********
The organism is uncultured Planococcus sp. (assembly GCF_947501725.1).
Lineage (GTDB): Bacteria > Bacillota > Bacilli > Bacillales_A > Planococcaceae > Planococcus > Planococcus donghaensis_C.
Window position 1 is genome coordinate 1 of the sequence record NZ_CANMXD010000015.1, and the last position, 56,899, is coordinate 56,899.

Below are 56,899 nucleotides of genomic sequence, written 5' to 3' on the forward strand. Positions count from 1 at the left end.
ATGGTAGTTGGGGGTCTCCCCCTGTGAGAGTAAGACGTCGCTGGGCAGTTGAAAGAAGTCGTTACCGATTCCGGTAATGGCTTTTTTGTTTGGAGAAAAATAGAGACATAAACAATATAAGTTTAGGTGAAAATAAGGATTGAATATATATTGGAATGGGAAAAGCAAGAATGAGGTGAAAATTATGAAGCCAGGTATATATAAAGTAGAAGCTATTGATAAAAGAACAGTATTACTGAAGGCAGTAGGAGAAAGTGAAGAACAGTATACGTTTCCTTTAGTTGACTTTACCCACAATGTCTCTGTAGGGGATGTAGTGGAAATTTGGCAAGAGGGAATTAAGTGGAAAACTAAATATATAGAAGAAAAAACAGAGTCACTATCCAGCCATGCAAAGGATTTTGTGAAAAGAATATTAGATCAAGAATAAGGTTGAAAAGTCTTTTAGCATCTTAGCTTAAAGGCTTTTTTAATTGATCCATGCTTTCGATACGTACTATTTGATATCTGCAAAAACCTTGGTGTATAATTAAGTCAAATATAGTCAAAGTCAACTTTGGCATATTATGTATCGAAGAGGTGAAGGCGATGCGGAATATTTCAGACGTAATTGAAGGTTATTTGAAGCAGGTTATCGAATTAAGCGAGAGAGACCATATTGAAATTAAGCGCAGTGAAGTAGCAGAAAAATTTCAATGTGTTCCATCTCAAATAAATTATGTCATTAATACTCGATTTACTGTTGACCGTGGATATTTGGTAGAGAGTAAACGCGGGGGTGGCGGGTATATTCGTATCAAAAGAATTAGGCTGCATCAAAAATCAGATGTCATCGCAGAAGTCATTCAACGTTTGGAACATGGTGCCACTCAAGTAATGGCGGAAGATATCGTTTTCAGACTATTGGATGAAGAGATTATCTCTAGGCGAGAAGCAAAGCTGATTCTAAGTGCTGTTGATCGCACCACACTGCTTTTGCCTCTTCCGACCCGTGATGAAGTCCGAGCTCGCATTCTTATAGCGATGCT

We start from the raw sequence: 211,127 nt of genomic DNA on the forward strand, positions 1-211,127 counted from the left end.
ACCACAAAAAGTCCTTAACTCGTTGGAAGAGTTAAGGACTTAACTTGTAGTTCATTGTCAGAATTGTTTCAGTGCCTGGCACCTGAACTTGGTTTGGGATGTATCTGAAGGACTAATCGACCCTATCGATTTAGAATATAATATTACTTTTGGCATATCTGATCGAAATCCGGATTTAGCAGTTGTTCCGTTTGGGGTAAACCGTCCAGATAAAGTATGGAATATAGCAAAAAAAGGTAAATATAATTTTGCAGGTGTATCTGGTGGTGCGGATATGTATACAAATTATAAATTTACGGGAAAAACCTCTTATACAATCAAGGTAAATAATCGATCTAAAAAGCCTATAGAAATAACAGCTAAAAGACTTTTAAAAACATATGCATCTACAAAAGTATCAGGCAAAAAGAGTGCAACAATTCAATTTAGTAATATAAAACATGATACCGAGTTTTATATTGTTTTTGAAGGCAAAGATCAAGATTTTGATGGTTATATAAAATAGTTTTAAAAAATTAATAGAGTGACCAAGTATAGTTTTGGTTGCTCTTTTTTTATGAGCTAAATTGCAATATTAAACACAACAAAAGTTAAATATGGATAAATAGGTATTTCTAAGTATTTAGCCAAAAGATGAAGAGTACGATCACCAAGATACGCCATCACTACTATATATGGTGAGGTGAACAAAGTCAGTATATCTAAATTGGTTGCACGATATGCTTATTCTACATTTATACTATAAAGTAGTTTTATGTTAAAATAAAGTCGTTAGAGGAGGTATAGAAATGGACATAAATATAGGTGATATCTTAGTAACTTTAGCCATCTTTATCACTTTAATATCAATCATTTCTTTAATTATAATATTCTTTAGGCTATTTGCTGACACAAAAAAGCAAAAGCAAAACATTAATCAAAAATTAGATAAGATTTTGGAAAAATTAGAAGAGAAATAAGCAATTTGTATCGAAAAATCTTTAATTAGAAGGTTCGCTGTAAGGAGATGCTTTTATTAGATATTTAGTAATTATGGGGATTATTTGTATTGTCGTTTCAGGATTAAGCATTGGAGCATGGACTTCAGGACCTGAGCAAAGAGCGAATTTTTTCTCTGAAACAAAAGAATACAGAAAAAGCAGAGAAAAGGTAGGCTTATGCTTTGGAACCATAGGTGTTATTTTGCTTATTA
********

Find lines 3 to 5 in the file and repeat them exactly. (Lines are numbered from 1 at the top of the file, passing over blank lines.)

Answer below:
Window position 1 is genome coordinate 1 of the sequence record NZ_CANMXD010000015.1, and the last position, 56,899, is coordinate 56,899.

Below are 56,899 nucleotides of genomic sequence, written 5' to 3' on the forward strand. Positions count from 1 at the left end.
ATGGTAGTTGGGGGTCTCCCCCTGTGAGAGTAAGACGTCGCTGGGCAGTTGAAAGAAGTCGTTACCGATTCCGGTAATGGCTTTTTTGTTTGGAGAAAAATAGAGACATAAACAATATAAGTTTAGGTGAAAATAAGGATTGAATATATATTGGAATGGGAAAAGCAAGAATGAGGTGAAAATTATGAAGCCAGGTATATATAAAGTAGAAGCTATTGATAAAAGAACAGTATTACTGAAGGCAGTAGGAGAAAGTGAAGAACAGTATACGTTTCCTTTAGTTGACTTTACCCACAATGTCTCTGTAGGGGATGTAGTGGAAATTTGGCAAGAGGGAATTAAGTGGAAAACTAAATATATAGAAGAAAAAACAGAGTCACTATCCAGCCATGCAAAGGATTTTGTGAAAAGAATATTAGATCAAGAATAAGGTTGAAAAGTCTTTTAGCATCTTAGCTTAAAGGCTTTTTTAATTGATCCATGCTTTCGATACGTACTATTTGATATCTGCAAAAACCTTGGTGTATAATTAAGTCAAATATAGTCAAAGTCAACTTTGGCATATTATGTATCGAAGAGGTGAAGGCGATGCGGAATATTTCAGACGTAATTGAAGGTTATTTGAAGCAGGTTATCGAATTAAGCGAGAGAGACCATATTGAAATTAAGCGCAGTGAAGTAGCAGAAAAATTTCAATGTGTTCCATCTCAAATAAATTATGTCATTAATACTCGATTTACTGTTGACCGTGGATATTTGGTAGAGAGTAAACGCGGGGGTGGCGGGTATATTCGTATCAAAAGAATTAGGCTGCATCAAAAATCAGATGTCATCGCAGAAGTCATTCAACGTTTGGAACATGGTGCCACTCAAGTAATGGCGGAAGATATCGTTTTCAGACTATTGGATGAAGAGATTATCTCTAGGCGAGAAGCAAAGCTGATTCTAAGTGCTGTTGATCGCACCACACTGCTTTTGCCTCTTCCGACCCGTGATGAAGTCCGAGCTCGCATTCTTATAGCGATGCT